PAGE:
Are you okay?

By Laura Conaghan, Health & Wellbeing Editor (@LauraPB)

Suicide is the biggest killer of men between 20 and 49. The harrowing statistics eclipses road traffic collisions, coronary heart disease… even cancer. We, as humans, are killing ourselves more than anything else.

6,000 lives are lost to suicide in Britain each year, 75% of whom are male. This is not ok. As a society, we cannot accept that this is so.

The issue, sadly, is one that is all too close to my heart. I want to stress that this is by no means a ‘how to’ article that will explain how suicide can be stopped, no-one has that answer. My intention is to bring to light that male suicide is occurring at an alarming rate and we need to reach out to those who might be hurting.

Mental health, particularly amongst men, is not getting the attention that it warrants. Woman are far more likely to talk about their problems and seek the help that they need whereas men are more inclined to internalise their anxieties and worries.  Stereotypical forms of masculinity dictate that men are not to talk about their problems, perish the thought that they would, threatening the very foundation of what it means to be a man.  Men are big, they are strong, they are told to ‘soldier on’. Men’s brains have been conditioned from birth to not talk about their problems, they are to be physical strong and emotionally silent.

Men talking about how they feel has become a social taboo that is costing us the lives of our sons, our husbands, our brothers. As someone who has suffered from depression I can say that whilst talking is by no means a solution to your problems, it allows you to shift the weight of them, vocalise them and sooth the internal turmoil.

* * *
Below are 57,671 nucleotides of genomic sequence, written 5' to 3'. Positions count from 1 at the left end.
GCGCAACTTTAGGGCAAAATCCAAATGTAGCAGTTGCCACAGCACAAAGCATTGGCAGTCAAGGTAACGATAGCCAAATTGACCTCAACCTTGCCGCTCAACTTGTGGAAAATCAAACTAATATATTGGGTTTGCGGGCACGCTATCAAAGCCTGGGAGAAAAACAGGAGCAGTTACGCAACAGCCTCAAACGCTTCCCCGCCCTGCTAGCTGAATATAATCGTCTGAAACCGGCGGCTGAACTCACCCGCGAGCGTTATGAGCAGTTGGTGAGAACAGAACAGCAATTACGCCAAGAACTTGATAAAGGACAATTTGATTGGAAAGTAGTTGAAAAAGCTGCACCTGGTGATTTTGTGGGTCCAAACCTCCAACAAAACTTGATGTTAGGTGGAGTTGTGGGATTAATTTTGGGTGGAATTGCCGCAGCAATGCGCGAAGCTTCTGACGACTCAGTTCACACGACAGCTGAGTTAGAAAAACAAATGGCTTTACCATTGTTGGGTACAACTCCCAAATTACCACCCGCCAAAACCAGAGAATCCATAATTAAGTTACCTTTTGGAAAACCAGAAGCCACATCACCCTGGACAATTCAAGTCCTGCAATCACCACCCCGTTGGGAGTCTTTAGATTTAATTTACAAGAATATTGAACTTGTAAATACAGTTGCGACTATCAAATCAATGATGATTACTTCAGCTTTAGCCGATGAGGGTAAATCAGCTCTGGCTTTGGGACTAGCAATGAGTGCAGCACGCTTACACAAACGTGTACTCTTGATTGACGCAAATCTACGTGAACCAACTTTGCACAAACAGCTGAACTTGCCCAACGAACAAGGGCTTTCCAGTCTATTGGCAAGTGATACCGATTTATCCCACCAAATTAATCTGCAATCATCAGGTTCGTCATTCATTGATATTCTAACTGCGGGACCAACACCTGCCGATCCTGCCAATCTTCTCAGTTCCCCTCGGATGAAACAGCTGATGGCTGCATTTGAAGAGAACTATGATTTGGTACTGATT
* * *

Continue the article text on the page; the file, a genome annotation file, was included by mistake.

‘Are you ok?’ is a question that is asked fleetingly in conversation, but how many of us truly ask the question expecting, even wanting, an honest answer? We hear people speaking to us but are we really listening?

Male suicide is a growing crisis, but it is a silent epidemic that we need to start shouting, stamping, crying and screaming about. How can this be happening under our very noses but so little attention is being directed towards it? WHY ARE WE ACCEPTING THIS?

I am not here trying to undermine that we don’t pay enough attention to those around us, those we love… suicide is complex, something that no one but those suffering from the thoughts can understand. However, the reality is men are suffering, captured by thoughts, worries and anxieties that they are reluctant to communicate.

There is no scientific formula that will solve the problem, no algorithm is available to us. It is time we take responsibility, as human beings, and start being kinder, nicer and more gentle towards one another.

Necessary attention of male suicide needs to be continuous, not just in the immediate aftermath of a tragic event.

Asking someone if they are contemplating suicide, if they have contemplated suicide, will not make them do it. It is time to start talking, it is time to start asking if someone is ok and wanting a real and honest answer, it is time that we are not afraid to dig deeper.

I have known one too many people who have done so, female and male alike.

If you’re reading this now and the thoughts are there, the feeling like you can’t reach out… I implore you to talk.

You are not alone.

Campaign Against Living Miserably (CALM) has both a helpline for young men and a website: 0800 58 58 58.

Samaritans are a 24-hour service available, 365 days of the year: 116 123

If you do not wish to communicate directly to another person, you can always email

PAPYRUS is a voluntary organisation supporting teenagers and young adults feeling suicidal: 0800 068 41 41

So, are you ok?